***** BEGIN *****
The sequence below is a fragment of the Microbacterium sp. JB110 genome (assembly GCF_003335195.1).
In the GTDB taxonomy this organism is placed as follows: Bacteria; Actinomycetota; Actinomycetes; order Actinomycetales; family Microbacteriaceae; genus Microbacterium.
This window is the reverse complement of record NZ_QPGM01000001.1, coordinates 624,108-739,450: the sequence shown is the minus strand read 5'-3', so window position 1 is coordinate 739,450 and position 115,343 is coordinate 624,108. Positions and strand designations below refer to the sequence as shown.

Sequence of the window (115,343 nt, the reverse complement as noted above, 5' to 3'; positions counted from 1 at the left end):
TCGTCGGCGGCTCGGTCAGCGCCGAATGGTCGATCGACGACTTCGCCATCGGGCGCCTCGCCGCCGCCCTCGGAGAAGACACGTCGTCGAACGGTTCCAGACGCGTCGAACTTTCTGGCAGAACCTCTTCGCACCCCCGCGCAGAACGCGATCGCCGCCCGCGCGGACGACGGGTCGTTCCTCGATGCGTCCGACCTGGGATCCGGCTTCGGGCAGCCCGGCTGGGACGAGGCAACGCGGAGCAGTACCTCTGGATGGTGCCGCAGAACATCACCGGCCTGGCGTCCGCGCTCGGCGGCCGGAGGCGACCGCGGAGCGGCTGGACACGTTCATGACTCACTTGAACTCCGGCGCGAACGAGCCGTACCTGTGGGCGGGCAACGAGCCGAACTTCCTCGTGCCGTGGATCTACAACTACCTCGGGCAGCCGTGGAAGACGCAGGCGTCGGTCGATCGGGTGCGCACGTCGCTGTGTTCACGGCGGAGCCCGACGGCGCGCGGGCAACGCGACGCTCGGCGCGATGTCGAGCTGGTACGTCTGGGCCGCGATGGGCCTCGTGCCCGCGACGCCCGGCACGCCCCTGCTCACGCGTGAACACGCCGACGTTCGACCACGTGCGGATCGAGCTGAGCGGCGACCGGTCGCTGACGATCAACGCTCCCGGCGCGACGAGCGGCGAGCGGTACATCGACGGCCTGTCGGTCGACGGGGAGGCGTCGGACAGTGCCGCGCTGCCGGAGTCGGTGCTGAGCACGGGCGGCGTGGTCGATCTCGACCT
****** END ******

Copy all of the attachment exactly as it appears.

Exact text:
The sequence below is a fragment of the Microbacterium sp. JB110 genome (assembly GCF_003335195.1).
In the GTDB taxonomy this organism is placed as follows: Bacteria; Actinomycetota; Actinomycetes; order Actinomycetales; family Microbacteriaceae; genus Microbacterium.
This window is the reverse complement of record NZ_QPGM01000001.1, coordinates 624,108-739,450: the sequence shown is the minus strand read 5'-3', so window position 1 is coordinate 739,450 and position 115,343 is coordinate 624,108. Positions and strand designations below refer to the sequence as shown.

Sequence of the window (115,343 nt, the reverse complement as noted above, 5' to 3'; positions counted from 1 at the left end):
TCGTCGGCGGCTCGGTCAGCGCCGAATGGTCGATCGACGACTTCGCCATCGGGCGCCTCGCCGCCGCCCTCGGAGAAGACACGTCGTCGAACGGTTCCAGACGCGTCGAACTTTCTGGCAGAACCTCTTCGCACCCCCGCGCAGAACGCGATCGCCGCCCGCGCGGACGACGGGTCGTTCCTCGATGCGTCCGACCTGGGATCCGGCTTCGGGCAGCCCGGCTGGGACGAGGCAACGCGGAGCAGTACCTCTGGATGGTGCCGCAGAACATCACCGGCCTGGCGTCCGCGCTCGGCGGCCGGAGGCGACCGCGGAGCGGCTGGACACGTTCATGACTCACTTGAACTCCGGCGCGAACGAGCCGTACCTGTGGGCGGGCAACGAGCCGAACTTCCTCGTGCCGTGGATCTACAACTACCTCGGGCAGCCGTGGAAGACGCAGGCGTCGGTCGATCGGGTGCGCACGTCGCTGTGTTCACGGCGGAGCCCGACGGCGCGCGGGCAACGCGACGCTCGGCGCGATGTCGAGCTGGTACGTCTGGGCCGCGATGGGCCTCGTGCCCGCGACGCCCGGCACGCCCCTGCTCACGCGTGAACACGCCGACGTTCGACCACGTGCGGATCGAGCTGAGCGGCGACCGGTCGCTGACGATCAACGCTCCCGGCGCGACGAGCGGCGAGCGGTACATCGACGGCCTGTCGGTCGACGGGGAGGCGTCGGACAGTGCCGCGCTGCCGGAGTCGGTGCTGAGCACGGGCGGCGTGGTCGATCTCGACCT